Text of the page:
Third? Mozart’s Great Mass in C minor. My favourite recording is by the Monteverdi Choir with the English Baroque Soloists, conducted by John Eliot Gardiner. I first heard this music used in a TV drama thirty years ago. I wish it had been played to me in the womb. If I listened to it every day of my life it would not be often enough. Sublime.
Number four would be The Rose of St Magnus by Ivan Drever (acoustic guitar) and Duncan Chisholm (fiddle). It is modern Scottish music at its very best. We played this at my wife’s funeral and I can’t think of anything more beautiful, or sadder.
I can’t believe anyone has ever played Beethoven piano music better than Mitsuko Uchida. My fifth choice would be her recording of the Piano Sonata no 1, op 106, “Hammerklavier”. I often play this all day, in ‘repeat’ mode, while I am writing. Somehow, it helps.
Only three choices left. This is impossible. I want Eric Clapton and Elvis Costello and Swedish and Hungarian folk music. I want some of the music I learned to like when I lived in China, and some of the dances my Czech and Polish students tried to teach me (I have two left feet when it comes to formal dancing).
Back to the ‘game’. My sixth piece of music would be the Dvorak Piano Trio in E minor, op 90, “Dumky”. I heard this piece of music for the first time in my life, live at the Lobkovic Palace inside Prague Castle (Czech Republic) on a stiflingly hot day ten summers ago. My wife was still alive (Lucy was only 9). It was one of the best summer holidays we ever had. She was diagnosed with cancer three months later. That afternoon, as I sat high up in the Lobkovic listening to the Dumky, all the windows were open. I remember the sound of soldiers, birdsong and distant bells far across the city. My wife and Lucy were at an outdoor performance of Mozart’s opera, The Magic Flute. I remember how enthusiastic we all were when we met up afterwards. Lucy couldn’t stop talking about the opera. I was thrilled by the Dumky. My wife was, as usual, quiet, thoughtful, serene.
Many years ago I worked in Kragujevac, in what today is Serbia. It was a summer school for Yugoslav university teachers. One of my British colleagues had brought some Leo Kottke cassettes and we listened to them the whole summer. I adore Leo Kottke’s music (acoustic guitar; north American folk music) and would choose, as my seventh piece of music, Pamela Brown – a sad song about the girl I never married.
That just leaves The Capriol Suite for string orchestra by Peter Warlock (1894-1930) as my last choice. When I die, if anyone feels like organising a funeral, I’d love it if they played the second movement (Pavane) very loud (even though I wouldn’t be able to hear it, of course).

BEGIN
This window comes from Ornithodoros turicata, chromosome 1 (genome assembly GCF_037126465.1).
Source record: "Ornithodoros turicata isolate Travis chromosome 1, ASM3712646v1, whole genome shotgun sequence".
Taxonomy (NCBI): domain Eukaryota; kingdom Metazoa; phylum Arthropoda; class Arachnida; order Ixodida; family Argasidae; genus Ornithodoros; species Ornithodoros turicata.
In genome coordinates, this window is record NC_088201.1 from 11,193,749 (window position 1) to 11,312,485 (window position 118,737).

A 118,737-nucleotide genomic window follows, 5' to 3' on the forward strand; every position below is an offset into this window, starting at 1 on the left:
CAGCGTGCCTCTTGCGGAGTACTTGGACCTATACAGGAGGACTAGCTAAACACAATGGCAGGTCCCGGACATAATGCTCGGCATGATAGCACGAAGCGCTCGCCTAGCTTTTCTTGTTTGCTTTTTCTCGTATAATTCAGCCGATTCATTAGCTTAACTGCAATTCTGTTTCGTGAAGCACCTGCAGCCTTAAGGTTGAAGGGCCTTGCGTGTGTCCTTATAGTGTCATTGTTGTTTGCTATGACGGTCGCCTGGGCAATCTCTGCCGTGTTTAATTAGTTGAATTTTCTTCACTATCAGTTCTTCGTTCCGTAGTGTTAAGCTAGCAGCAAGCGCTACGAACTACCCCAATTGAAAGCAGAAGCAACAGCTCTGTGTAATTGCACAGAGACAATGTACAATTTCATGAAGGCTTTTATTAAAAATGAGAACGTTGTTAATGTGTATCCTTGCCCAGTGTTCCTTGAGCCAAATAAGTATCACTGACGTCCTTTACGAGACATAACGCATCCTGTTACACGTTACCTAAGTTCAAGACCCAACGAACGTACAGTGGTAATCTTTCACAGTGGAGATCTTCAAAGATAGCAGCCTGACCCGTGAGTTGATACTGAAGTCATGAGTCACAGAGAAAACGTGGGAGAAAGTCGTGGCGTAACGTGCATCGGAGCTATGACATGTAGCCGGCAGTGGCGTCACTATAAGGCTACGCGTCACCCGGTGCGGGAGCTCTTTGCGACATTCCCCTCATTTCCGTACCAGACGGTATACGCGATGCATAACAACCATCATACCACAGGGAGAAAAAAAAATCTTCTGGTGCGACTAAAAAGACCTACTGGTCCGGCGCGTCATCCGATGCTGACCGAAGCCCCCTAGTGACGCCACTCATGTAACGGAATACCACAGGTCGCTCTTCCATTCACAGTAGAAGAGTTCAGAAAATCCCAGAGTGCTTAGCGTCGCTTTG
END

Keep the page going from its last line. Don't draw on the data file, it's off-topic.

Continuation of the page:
Very loud? Yes, that reminds me of all the rock music I wouldn’t like to live without. Cream were one of my favourite bands of the late 60s, and I can imagine playing Sunshine of Your Love at maximum volume on my desert island – no neighbours to disturb; I could play air guitar without the risk of being seen by anyone, and it would scare the hell out of the seagulls! Then there’s all the religious music I like – especially organ music. But, actually, I think these really are the eight pieces I wouldn’t want to live without.
At the end of the radio programme they ask which record you would try to save if a large wave came up the beach and washed seven of them away. I would unhesitatingly save the Mozart Great Mass.
And finally, the book and the luxury item. The luxury item is easy: a never-ending supply of perfectly chilled champagne. Choosing just one book, however, is practically impossible. Think of all the writers you would want to read and re-read on your desert island; the novels, the short stories, the essays, the poems…
OK, I stopped writing for a bit, went into my kitchen, made a cup of tea and thought about it a bit more. The great British solution to all life’s little problems – a nice cup of tea. So, did I choose a book? Yes. If I could only have one book on my desert island I would choose Don Quixote by Cervantes, in English I’m afraid. I have never liked the book, never been able to stay awake while trying to read it, never understood what makes it a world classic. A good American friend of mine thinks I’m a complete philistine because I have never finished Don Quixote and I don’t find it funny. If I’m washed up on a desert island there’ll be nothing else to distract me (apart from the music). Maybe finally I will be able to read and appreciate it.
Sorry if I’ve bored you.
Make yourself a nice cup of tea, put Good Day Sunshine back on and everything will be fine.
PS: If you’re still out there somewhere, Federico and Soyoung, you’ve only got a week left to get in touch.
SOME USEFUL WORDS AND EXPRESSIONS
large, white sea birds
an area of coolness and darkness the sun does not reach
making a harsh sound when they move
moving slowly from side to side
a piece of strong cloth hung between two supports (often trees) and used as a bed
a Brazilian alcoholic cocktail made with rum, limes and sugar
directed; when someone conducts an orchestra or choir they stand in front of it and direct its performance
vinyl long-playing record
vinyl is a strong plastic used for making records; long-playing records were vinyl discs with several pieces of music recorded onto them (the common abbreviation for long-playing records was LPs); LPs were replaced by cassettes which were replaced by CDs
the score of a piece of music is the written version of it
sad (a formal word)